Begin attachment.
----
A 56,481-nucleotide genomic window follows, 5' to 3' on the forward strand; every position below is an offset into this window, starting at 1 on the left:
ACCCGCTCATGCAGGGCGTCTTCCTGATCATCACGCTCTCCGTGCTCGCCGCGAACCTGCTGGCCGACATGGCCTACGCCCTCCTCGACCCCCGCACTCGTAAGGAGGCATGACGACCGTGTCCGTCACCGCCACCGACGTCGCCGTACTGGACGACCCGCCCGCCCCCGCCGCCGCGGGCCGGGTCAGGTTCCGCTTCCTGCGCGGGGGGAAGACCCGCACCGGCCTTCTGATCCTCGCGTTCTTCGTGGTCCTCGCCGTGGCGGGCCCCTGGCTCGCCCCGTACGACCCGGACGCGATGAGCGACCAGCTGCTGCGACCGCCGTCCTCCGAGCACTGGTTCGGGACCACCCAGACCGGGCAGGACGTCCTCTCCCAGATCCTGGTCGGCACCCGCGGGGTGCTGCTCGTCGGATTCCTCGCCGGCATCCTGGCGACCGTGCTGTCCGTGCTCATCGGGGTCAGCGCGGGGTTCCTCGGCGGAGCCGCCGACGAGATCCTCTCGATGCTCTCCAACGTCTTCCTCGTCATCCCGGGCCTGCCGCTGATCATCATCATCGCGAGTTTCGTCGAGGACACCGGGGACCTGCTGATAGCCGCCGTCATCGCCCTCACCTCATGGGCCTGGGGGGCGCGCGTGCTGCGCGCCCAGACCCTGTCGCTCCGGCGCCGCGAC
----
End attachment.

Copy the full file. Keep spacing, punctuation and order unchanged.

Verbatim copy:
A 56,481-nucleotide genomic window follows, 5' to 3' on the forward strand; every position below is an offset into this window, starting at 1 on the left:
ACCCGCTCATGCAGGGCGTCTTCCTGATCATCACGCTCTCCGTGCTCGCCGCGAACCTGCTGGCCGACATGGCCTACGCCCTCCTCGACCCCCGCACTCGTAAGGAGGCATGACGACCGTGTCCGTCACCGCCACCGACGTCGCCGTACTGGACGACCCGCCCGCCCCCGCCGCCGCGGGCCGGGTCAGGTTCCGCTTCCTGCGCGGGGGGAAGACCCGCACCGGCCTTCTGATCCTCGCGTTCTTCGTGGTCCTCGCCGTGGCGGGCCCCTGGCTCGCCCCGTACGACCCGGACGCGATGAGCGACCAGCTGCTGCGACCGCCGTCCTCCGAGCACTGGTTCGGGACCACCCAGACCGGGCAGGACGTCCTCTCCCAGATCCTGGTCGGCACCCGCGGGGTGCTGCTCGTCGGATTCCTCGCCGGCATCCTGGCGACCGTGCTGTCCGTGCTCATCGGGGTCAGCGCGGGGTTCCTCGGCGGAGCCGCCGACGAGATCCTCTCGATGCTCTCCAACGTCTTCCTCGTCATCCCGGGCCTGCCGCTGATCATCATCATCGCGAGTTTCGTCGAGGACACCGGGGACCTGCTGATAGCCGCCGTCATCGCCCTCACCTCATGGGCCTGGGGGGCGCGCGTGCTGCGCGCCCAGACCCTGTCGCTCCGGCGCCGCGAC